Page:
and play the music in my head

singing is hard, even I still have a hard time, but just don't give up n have fun while doing :D

YogaJen
07-17-2010, 04:39 PM
Hi from Jen in Oz.
I was a private singing teacher for 15 years - I heard a lot of different voices in that time, & I encountered & worked with all kinds of problems that people face when they want to improve their singing voice. There is too much to tell in one post here.
As has been said - some folks are naturals & never need a lesson in their lives. Most are not. The vast majority of people can improve their voices greatly, & resolve difficulties. It depends on how much you want the outcome. An ordinary voice can become beautiful, captivating & expressive. It takes time and ... practice. It's been said here I'm sure - the voice is a Musical Instrument ... and like any musical instrument it takes time to develop the skills.
In some ways the voice is like a Wind Instrument, it works with the all-important Breath - & the passage of air through an aperture, & we use different Vowel sounds to give the shape of the sound. It is like a Stringed Instrument - it has the Vocal Cords that are like strings. It is like a Percussion Instrument in that we use the parts of the language called Consonants that do the job of the percussion. And so on!
As with any other instrument, in order to learn it we need to be come extremely familiar with it, & come to understand the various parts that feed into it - the work of the breathing muscles, the ribcage, skull, jaws, tongue, nose, cheeks, lips, palates, throat, whole body etc. The significance of posture. And the whole world of psychology that feeds into it, the nervous system, our feelings, stress, fatigue etc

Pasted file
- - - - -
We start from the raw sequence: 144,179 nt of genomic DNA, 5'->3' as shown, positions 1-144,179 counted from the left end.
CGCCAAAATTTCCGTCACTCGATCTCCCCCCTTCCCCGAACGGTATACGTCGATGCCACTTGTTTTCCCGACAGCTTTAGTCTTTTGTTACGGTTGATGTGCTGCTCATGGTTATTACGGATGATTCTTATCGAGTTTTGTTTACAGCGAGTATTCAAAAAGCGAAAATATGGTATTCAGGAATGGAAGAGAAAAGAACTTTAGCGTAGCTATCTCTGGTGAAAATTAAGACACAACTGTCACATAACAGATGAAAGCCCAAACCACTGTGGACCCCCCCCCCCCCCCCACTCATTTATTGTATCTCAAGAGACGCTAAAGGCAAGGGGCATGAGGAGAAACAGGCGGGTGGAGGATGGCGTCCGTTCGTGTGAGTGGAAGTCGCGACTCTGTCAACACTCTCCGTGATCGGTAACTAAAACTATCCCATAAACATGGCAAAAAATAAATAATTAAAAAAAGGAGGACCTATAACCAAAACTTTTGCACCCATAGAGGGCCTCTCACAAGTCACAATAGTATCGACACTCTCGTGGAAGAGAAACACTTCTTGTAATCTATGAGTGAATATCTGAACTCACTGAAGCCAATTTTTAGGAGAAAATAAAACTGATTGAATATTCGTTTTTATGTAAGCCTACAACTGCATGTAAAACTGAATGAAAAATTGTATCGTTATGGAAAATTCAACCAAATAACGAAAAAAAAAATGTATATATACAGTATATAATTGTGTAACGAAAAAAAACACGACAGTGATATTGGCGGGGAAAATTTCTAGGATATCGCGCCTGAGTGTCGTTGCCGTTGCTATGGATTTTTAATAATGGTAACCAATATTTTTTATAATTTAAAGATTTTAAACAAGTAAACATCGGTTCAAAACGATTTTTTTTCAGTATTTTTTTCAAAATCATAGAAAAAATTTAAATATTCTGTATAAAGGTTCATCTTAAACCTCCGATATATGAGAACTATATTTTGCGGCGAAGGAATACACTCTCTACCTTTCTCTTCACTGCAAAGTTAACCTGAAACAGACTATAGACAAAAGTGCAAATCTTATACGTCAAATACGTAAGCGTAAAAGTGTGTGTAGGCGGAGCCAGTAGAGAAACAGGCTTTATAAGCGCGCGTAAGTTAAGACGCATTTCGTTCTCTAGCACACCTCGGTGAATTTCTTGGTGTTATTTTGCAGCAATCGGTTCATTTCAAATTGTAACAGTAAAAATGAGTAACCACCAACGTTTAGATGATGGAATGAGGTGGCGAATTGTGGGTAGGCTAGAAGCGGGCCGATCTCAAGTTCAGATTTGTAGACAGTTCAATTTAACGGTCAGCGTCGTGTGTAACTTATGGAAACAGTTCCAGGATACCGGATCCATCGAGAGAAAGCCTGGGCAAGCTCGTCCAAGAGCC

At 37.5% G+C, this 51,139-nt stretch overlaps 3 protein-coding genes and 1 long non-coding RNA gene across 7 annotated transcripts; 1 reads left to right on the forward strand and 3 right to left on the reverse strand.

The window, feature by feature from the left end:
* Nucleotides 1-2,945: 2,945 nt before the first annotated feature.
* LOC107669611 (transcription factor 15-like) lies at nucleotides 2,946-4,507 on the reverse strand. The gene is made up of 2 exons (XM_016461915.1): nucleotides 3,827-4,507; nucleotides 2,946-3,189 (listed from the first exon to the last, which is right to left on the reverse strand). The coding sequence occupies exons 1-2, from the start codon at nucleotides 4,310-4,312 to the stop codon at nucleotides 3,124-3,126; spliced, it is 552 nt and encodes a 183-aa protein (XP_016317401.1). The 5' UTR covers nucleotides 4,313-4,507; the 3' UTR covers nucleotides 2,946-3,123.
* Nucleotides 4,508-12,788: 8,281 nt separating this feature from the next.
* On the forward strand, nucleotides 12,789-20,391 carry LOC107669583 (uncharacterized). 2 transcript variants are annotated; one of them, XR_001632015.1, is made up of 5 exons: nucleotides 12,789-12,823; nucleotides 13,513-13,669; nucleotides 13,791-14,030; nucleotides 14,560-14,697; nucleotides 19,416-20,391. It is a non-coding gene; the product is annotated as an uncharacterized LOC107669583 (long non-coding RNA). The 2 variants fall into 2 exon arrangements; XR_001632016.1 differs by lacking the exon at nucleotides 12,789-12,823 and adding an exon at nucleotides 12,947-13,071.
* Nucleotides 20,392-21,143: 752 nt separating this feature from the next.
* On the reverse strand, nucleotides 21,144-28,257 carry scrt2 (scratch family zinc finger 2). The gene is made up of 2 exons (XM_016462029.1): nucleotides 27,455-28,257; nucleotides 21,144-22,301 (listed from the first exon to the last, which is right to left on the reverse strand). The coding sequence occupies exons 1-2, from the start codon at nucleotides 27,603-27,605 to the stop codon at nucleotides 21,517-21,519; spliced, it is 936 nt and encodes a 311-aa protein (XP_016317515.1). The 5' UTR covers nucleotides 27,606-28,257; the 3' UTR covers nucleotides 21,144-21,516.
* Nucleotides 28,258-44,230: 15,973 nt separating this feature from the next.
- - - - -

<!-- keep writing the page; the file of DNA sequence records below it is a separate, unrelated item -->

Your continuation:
So, if you haven't found a teacher, my first recommendation would be to create a Cd or a playlist of songs that you know & love, songs you are so familiar with over years, songs you relax & feel at home with. Make that A Personal Singing Practice - sing along with the CD - daily. Start more softly and gently, let your voice warm up and progressively build the volume. One way a voice improves is from regular exercise, so exercise the components of the voice. But do so ... mindfully, try to notice the contribution of the various parts of your body - jaws, tongue etc. And as the previous post said - have ... FUN :)
One last thing - I share this link - it's really lovely, but it also illustrates the point - that there is not just one way to be a fabulous singer, not just one way to move people with your voice. Watch the video and appreciate how a voice is unique to the person, and each person is unique. http://www.youtube.com/watch?v=_rQ5eZj5Pec&feature=player_embedded#!
Each person on this planet has a wealth of inner beauty to share - it's just a matter of gradually finding and believing in yourself and then sharing it for the enrichment of all.
Peace and Blessings to You ... Aloha :)

musicmonsterw
07-17-2010, 05:57 PM
Hi from Jen in Oz.
I was a private singing teacher for 15 years - I heard a lot of different voices in that time, & I encountered & worked with all kinds of problems that people face when they want to improve their singing voice. There is too much to tell in one post here.
As has been said - some folks are naturals & never need a lesson in their lives. Most are not. The vast majority of people can improve their voices greatly, & resolve difficulties. It depends on how much you want the outcome. An ordinary voice can become beautiful, captivating & expressive. It takes time and ... practice. It's been said here I'm sure - the voice is a Musical Instrument ... and like any musical instrument it takes time to develop the skills.